Obligatory criteria include at least five attacks with the following characteristics:
The differential diagnosis must exclude tension headaches and cluster headaches. Tension headaches tend to be bilateral, are associated with mild to moderate pressing pain rather than intense pulsatile pain, are not aggravated by routine physical activity, and may be associated with nausea but seldom with vomiting. A positive family history of migraine and a positive response to pharmacologic therapy with a triptan agent are other clues that discriminate between migraine without aura and tension headaches. Cluster headaches are marked by brief episodes of severe pain that last less than 4 hours, compared with 4 to 72 hours for migraine attacks.28 Moreover, unlike either migraine or tension headaches, cluster headaches are more prevalent in men than in women. The pain of cluster headaches is localized to the orbital or temporal region on one side of the head and is associated with unilateral conjunctival infection, lacrimation, nasal congestion, rhinorrhea, and other symptoms that are atypical of migraine.
Migraine With Aura
The defining characteristics of migraine with aura are the transient neurologic symptoms-predominantly visual-that precede attacks. Aura is accompanied by the typical second-stage symptoms of migraine without aura. The visual disturbances are vivid, consisting of bright flashing lights, scintillating scotoma (a luminous appearance with a zigzag outline that begins in the center of a visual field and radiates outward), and hemianopia (blind spots in half of the visual field in one or both eyes). Nonvisual aura symptoms may include unilateral paresthesia in the form of a tingling sensation in one hand or the perioral region, unilateral weakness, dysphasia (speech difficulty), and confusion. The headache itself is the third stage of the attack. About 80% of migraineurs also experience a fourth stage, or postdrome, in which less intense migraine symptoms persist after the headache phase has passed.28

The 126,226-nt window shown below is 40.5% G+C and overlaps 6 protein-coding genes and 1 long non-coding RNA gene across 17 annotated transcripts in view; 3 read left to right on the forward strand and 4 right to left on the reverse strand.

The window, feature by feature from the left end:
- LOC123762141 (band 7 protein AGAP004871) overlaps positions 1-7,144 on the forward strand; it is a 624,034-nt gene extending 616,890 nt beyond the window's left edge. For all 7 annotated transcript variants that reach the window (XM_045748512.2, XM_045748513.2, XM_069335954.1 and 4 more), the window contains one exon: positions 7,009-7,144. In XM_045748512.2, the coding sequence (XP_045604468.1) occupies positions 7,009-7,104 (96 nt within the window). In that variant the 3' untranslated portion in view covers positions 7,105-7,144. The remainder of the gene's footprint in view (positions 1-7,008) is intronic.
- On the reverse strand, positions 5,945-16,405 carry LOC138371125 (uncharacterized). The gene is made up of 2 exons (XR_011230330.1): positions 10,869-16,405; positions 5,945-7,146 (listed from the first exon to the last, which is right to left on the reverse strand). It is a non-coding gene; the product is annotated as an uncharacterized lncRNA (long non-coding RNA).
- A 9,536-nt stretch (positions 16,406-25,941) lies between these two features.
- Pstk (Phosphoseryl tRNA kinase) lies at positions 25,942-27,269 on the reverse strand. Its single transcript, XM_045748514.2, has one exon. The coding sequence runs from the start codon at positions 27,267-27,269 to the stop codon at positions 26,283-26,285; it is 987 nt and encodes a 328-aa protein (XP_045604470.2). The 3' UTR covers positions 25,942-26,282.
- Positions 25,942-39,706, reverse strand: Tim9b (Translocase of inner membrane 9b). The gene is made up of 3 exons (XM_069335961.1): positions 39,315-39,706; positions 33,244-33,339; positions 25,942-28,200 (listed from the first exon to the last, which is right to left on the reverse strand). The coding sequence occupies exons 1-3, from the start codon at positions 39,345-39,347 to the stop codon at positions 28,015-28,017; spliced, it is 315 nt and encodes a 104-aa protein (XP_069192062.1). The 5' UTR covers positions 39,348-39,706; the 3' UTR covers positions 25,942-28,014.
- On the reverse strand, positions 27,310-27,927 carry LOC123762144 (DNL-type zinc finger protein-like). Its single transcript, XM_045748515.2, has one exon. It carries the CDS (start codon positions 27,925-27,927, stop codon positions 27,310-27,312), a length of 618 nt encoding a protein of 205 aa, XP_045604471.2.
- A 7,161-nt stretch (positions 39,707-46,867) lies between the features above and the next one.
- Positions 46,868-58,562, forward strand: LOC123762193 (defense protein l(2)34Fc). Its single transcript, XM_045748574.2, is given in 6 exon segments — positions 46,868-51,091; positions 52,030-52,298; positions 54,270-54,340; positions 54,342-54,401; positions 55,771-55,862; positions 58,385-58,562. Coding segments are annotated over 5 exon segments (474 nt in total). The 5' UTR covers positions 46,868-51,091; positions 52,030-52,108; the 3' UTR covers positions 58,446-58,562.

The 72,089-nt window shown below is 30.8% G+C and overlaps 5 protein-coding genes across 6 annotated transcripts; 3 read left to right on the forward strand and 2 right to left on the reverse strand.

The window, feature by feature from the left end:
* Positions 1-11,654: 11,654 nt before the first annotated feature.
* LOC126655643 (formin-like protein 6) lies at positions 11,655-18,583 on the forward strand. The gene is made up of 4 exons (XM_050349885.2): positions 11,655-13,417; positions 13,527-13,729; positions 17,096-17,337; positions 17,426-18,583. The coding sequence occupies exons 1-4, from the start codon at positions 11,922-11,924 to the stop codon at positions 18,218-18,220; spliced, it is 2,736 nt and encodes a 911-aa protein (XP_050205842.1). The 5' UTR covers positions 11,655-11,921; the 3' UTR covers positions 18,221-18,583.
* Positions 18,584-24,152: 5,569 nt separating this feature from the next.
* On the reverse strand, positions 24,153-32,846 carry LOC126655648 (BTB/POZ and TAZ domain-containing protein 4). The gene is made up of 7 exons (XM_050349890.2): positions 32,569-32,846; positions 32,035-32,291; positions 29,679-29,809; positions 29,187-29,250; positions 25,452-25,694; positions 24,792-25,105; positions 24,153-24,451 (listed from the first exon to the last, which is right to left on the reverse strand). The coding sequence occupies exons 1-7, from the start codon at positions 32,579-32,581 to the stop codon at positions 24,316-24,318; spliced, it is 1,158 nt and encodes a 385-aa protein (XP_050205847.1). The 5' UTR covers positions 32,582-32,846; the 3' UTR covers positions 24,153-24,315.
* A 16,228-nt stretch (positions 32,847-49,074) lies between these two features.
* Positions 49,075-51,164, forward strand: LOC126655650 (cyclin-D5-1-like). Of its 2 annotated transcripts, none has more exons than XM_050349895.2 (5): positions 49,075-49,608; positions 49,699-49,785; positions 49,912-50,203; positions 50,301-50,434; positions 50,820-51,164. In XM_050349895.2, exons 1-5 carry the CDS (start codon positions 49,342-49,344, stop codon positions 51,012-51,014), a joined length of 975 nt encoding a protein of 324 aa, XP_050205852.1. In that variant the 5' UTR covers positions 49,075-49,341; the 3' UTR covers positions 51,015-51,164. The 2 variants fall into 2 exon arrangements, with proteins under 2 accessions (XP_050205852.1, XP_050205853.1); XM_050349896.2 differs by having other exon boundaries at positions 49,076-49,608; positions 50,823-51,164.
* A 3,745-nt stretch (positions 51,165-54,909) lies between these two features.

Given such a symptom set, it should not be difficult to complete the differential diagnosis. Unlike headaches secondary to intracranial pathology, the neurologic symptoms of migraine with aura generally subside within 60 minutes. Post-traumatic headaches such as the postconcussion syndrome may present a diagnostic challenge because they produce symptoms resembling those of migraine or tension headaches. Unlike migraine, however, post-traumatic headaches are often accompanied by vertigo and longer-lasting deficits of memory and concentration.
The IHS criteria for migraine with aura require at least two attacks that meet 1) the criteria for migraine without aura and 2) at least three of the following additional conditions 28:
Role of Neuroimaging in Diagnosis of Migraine
Most patients presenting with headache complaints have tension or migraine headaches rather than headaches secondary to underlying pathology. Therefore, neuroimaging with computed tomography or magnetic resonance imaging, which adds to the cost of medical care and poses the risk of allergic reactions or oversedation, is generally unnecessary.31 However, this might be outweighed by other considerations, such as allaying some patients' deep anxiety.31 Other circumstances that warrant neuroimaging include unexplained abnormalities found on clinical examination, atypical headache features, headaches that do not fit the IHS definition of migraine or other primary headache disorder, additional risk factors for intracranial pathology (eg, existing immune deficiency or neoplasia), and litigation concerns. The US Headache Consortium (USHC), a 14-member multidisciplinary group led by the AAN, has formulated guidelines for the use of diagnostic neuroimaging.31 These guidelines are based on evidence from randomized clinical trials as well as on a consensus of the USHC when data from randomized controlled trials were unavailable. Only six of 28 studies entered into the USHC metaanalysis were prospective, and none of these was blinded. Consensus was reached on three general principles 31:
1. Testing should be avoided if it will not lead to a change in management